Water and the Word

Baptism is founded upon the Word of God. Our Lord Jesus Christ says in Matthew 28:19, “Go therefore and make disciples of all nations, baptizing them in the name of the Father and of the Son and of the Holy Spirit.” Baptism is not an empty human ritual. Baptism cannot be ignored as the invention of the church. These words from Jesus demonstrate that Baptism is divine. To be baptized in the name of the Father and of the Son and of the Holy Spirit is to be baptized by God. As a pastor I speak the words of Jesus’ command and I pour the water of Baptism, but it is truly the work of God. The water of Baptism is water full of the commands and promises of God’s Word.

A person may wonder how a handful of water and some words spoken by a pastor help a person. Water is just water. Water can clean dirty hands, but how does water clean the stain of sin that weighs down the soul of a person? When the water is joined with the Word of God, at the command of Jesus, it becomes a work of God. We respect the power of Baptism because we respect the power of God to work through His Word (Isaiah 55:10-11).

The Forgiveness of Sins

Christ instituted Baptism to save us from our sins. Jesus said, “Whoever believes and is baptized will be saved, but whoever does not believe will be condemned” (Mark 16:16). God is at work in Baptism delivering to us His promises. St. Peter writes, “Baptism, which corresponds to this, now saves you, not as a removal of dirt from the body but as an appeal to God for a good conscience, through the resurrection of Jesus Christ” (1 Peter 3:21). When we talk about being saved in the church we are talking about being delivered from sin, death, and the devil. St. Paul wrote to the Colossians, “He has delivered us from the domain of darkness and transferred us to the kingdom of his beloved Son, in whom we have redemption, the forgiveness of sins” (Colossians 1:13-14).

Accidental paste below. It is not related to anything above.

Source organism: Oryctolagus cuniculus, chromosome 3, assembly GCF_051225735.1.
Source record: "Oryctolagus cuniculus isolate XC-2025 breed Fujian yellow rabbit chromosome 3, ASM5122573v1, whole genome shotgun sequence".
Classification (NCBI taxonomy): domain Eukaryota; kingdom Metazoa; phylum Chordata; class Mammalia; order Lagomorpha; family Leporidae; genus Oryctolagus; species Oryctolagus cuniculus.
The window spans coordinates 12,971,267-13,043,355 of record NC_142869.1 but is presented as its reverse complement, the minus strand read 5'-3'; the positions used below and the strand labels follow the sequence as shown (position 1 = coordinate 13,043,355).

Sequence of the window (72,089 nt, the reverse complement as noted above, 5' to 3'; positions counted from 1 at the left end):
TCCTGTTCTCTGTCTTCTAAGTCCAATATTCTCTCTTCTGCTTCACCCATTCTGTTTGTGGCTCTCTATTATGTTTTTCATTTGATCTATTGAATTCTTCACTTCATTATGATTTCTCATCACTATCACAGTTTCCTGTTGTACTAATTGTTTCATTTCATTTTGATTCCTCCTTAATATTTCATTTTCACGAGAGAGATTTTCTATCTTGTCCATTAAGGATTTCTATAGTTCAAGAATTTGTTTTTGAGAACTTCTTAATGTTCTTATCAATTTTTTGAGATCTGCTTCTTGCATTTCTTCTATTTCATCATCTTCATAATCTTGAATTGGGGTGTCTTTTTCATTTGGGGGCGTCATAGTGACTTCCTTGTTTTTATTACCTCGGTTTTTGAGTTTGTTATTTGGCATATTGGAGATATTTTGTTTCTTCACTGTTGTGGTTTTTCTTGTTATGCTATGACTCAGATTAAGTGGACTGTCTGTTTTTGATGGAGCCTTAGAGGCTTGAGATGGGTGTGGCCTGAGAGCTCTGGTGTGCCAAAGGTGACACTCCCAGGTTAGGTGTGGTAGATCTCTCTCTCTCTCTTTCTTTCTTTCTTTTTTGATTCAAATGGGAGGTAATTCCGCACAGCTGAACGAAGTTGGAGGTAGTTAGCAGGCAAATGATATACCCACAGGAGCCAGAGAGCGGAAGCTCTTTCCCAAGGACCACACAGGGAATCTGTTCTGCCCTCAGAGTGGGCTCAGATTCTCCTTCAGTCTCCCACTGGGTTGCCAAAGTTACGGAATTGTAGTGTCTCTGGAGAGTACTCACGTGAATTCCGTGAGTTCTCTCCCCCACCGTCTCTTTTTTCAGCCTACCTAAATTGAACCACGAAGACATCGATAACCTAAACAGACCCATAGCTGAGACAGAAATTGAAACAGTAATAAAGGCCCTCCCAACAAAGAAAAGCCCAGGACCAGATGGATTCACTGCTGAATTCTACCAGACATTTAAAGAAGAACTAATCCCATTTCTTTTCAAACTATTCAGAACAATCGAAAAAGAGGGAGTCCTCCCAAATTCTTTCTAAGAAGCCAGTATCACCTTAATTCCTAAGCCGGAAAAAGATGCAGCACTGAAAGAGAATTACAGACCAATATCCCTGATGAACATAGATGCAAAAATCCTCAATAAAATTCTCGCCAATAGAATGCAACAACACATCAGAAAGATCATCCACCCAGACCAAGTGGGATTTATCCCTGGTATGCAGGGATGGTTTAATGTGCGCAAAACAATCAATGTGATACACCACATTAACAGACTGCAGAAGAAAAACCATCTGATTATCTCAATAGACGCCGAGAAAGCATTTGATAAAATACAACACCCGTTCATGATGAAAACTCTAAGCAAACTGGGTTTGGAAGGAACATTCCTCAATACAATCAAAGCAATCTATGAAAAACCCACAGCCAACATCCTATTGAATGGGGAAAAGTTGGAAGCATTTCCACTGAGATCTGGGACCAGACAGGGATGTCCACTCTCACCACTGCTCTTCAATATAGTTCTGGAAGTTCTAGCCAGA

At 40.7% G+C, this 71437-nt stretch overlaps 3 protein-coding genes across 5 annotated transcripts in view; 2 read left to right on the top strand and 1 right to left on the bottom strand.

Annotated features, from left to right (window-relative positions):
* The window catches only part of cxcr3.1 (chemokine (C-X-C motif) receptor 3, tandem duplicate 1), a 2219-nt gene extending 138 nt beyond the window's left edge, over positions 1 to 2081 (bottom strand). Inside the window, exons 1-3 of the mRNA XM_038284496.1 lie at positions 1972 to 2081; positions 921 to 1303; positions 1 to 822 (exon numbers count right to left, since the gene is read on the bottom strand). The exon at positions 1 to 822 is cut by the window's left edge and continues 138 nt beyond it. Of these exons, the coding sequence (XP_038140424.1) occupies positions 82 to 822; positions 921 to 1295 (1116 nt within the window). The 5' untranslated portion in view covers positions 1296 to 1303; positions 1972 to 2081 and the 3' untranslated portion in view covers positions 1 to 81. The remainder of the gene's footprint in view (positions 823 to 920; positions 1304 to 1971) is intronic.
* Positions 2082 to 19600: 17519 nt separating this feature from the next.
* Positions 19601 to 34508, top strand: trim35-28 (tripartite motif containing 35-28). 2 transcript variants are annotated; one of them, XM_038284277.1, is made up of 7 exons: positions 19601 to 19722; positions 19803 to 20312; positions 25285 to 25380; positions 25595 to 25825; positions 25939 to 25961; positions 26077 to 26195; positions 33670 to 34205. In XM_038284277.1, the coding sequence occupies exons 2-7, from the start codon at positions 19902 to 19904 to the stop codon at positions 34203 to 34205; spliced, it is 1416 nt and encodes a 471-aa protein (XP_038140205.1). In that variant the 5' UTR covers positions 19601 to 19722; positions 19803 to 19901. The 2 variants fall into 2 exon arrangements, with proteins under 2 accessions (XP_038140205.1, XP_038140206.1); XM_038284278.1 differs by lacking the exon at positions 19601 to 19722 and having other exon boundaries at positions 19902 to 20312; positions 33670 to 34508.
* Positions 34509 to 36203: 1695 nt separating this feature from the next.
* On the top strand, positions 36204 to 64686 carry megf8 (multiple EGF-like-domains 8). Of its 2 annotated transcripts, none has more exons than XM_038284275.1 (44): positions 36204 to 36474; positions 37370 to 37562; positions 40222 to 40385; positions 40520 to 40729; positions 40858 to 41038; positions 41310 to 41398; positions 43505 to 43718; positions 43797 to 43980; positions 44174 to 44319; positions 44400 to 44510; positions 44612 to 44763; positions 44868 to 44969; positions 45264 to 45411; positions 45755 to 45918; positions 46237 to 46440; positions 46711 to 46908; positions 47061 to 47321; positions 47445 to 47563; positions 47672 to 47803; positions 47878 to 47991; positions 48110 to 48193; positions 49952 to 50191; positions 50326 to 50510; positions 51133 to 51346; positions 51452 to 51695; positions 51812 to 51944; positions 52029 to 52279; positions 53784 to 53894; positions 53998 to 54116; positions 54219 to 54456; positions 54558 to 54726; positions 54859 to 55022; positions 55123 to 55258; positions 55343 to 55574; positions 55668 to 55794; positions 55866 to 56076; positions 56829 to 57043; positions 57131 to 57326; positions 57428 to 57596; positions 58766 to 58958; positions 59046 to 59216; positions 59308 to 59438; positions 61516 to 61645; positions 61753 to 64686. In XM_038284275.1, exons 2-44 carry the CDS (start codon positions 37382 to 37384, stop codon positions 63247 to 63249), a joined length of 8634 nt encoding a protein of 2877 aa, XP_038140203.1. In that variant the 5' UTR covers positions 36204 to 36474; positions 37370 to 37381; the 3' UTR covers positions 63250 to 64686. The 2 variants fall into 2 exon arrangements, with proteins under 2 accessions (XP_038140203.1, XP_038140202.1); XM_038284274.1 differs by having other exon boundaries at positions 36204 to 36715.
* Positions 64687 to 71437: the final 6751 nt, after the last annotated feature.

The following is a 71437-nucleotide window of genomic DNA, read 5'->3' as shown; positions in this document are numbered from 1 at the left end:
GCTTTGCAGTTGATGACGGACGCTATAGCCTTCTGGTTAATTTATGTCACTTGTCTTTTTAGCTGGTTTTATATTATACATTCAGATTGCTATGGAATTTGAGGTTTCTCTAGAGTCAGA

Faith Grasps the Work of God

The great benefit and power of Baptism is received through faith in these promises. Without faith, Baptism is of no benefit. We do not gain or merit or receive salvation through our works or activity, faith receives the promises of Baptism. In the book of Hebrews we read, “And without faith it is impossible to please him, for whoever would draw near to God must believe that he exists and that he rewards those who seek him” (Hebrews 11:6). Also St. Paul writes in Romans, “Because, if you confess with your mouth that Jesus is Lord and believe in your heart that God raised him from the dead, you will be saved” (Romans 10:9). Some may question if infants can confess with their lips that Jesus is Lord, but in Psalm 8:2 we are reminded, “Out of the mouth of babies and infants, you have established strength because of your foes, to still the enemy and the avenger.” This psalm demonstrates that God has established that young children can praise God with their lips, even if it is in the broken babble of a child that we cannot understand.